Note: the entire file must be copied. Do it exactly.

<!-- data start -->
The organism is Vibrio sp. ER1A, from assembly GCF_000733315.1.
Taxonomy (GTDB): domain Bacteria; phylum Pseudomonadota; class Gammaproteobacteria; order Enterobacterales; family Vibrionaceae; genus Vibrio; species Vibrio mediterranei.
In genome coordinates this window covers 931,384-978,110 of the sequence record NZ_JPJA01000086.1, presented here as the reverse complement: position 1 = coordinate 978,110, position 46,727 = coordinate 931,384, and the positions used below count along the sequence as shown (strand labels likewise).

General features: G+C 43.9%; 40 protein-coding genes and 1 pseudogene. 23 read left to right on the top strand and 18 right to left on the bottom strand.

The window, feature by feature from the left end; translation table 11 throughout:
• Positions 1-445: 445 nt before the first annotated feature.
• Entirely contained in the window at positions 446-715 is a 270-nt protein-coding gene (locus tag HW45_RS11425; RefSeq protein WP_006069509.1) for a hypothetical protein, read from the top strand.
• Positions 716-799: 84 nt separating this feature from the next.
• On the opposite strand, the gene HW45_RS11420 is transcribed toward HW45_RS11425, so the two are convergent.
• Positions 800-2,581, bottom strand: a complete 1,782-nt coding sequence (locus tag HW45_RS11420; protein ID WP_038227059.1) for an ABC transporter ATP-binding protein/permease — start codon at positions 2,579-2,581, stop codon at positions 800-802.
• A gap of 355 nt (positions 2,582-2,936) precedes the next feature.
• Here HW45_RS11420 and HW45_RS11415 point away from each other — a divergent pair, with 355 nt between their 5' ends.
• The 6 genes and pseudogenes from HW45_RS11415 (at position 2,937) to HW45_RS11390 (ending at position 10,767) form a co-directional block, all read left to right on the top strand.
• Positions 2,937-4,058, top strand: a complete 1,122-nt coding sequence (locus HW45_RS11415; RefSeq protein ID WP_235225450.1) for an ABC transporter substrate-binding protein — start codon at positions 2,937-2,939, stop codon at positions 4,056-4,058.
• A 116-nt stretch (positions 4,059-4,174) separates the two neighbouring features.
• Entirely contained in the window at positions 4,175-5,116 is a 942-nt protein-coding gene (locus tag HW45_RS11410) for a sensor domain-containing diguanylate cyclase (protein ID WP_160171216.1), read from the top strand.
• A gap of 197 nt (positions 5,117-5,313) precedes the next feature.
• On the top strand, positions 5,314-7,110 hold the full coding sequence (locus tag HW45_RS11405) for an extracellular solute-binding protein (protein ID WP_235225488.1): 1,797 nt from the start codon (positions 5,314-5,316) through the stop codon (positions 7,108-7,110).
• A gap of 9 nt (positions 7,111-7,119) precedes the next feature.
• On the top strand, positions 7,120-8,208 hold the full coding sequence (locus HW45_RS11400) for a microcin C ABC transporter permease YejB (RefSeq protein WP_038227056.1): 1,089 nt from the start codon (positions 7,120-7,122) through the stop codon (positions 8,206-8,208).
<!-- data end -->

The organism is Vibrio sp. ER1A, from assembly GCF_000733315.1.
Taxonomy (GTDB): domain Bacteria; phylum Pseudomonadota; class Gammaproteobacteria; order Enterobacterales; family Vibrionaceae; genus Vibrio; species Vibrio mediterranei.
In genome coordinates this window covers 931,384-978,110 of the sequence record NZ_JPJA01000086.1, presented here as the reverse complement: position 1 = coordinate 978,110, position 46,727 = coordinate 931,384, and the positions used below count along the sequence as shown (strand labels likewise).

General features: G+C 43.9%; 40 protein-coding genes and 1 pseudogene. 23 read left to right on the top strand and 18 right to left on the bottom strand.

The window, feature by feature from the left end; translation table 11 throughout:
• Positions 1-445: 445 nt before the first annotated feature.
• Entirely contained in the window at positions 446-715 is a 270-nt protein-coding gene (locus tag HW45_RS11425; RefSeq protein WP_006069509.1) for a hypothetical protein, read from the top strand.
• Positions 716-799: 84 nt separating this feature from the next.
• On the opposite strand, the gene HW45_RS11420 is transcribed toward HW45_RS11425, so the two are convergent.
• Positions 800-2,581, bottom strand: a complete 1,782-nt coding sequence (locus tag HW45_RS11420; protein ID WP_038227059.1) for an ABC transporter ATP-binding protein/permease — start codon at positions 2,579-2,581, stop codon at positions 800-802.
• A gap of 355 nt (positions 2,582-2,936) precedes the next feature.
• Here HW45_RS11420 and HW45_RS11415 point away from each other — a divergent pair, with 355 nt between their 5' ends.
• The 6 genes and pseudogenes from HW45_RS11415 (at position 2,937) to HW45_RS11390 (ending at position 10,767) form a co-directional block, all read left to right on the top strand.
• Positions 2,937-4,058, top strand: a complete 1,122-nt coding sequence (locus HW45_RS11415; RefSeq protein ID WP_235225450.1) for an ABC transporter substrate-binding protein — start codon at positions 2,937-2,939, stop codon at positions 4,056-4,058.
• A 116-nt stretch (positions 4,059-4,174) separates the two neighbouring features.
• Entirely contained in the window at positions 4,175-5,116 is a 942-nt protein-coding gene (locus tag HW45_RS11410) for a sensor domain-containing diguanylate cyclase (protein ID WP_160171216.1), read from the top strand.
• A gap of 197 nt (positions 5,117-5,313) precedes the next feature.
• On the top strand, positions 5,314-7,110 hold the full coding sequence (locus tag HW45_RS11405) for an extracellular solute-binding protein (protein ID WP_235225488.1): 1,797 nt from the start codon (positions 5,314-5,316) through the stop codon (positions 7,108-7,110).
• A gap of 9 nt (positions 7,111-7,119) precedes the next feature.
• On the top strand, positions 7,120-8,208 hold the full coding sequence (locus HW45_RS11400) for a microcin C ABC transporter permease YejB (RefSeq protein WP_038227056.1): 1,089 nt from the start codon (positions 7,120-7,122) through the stop codon (positions 8,206-8,208).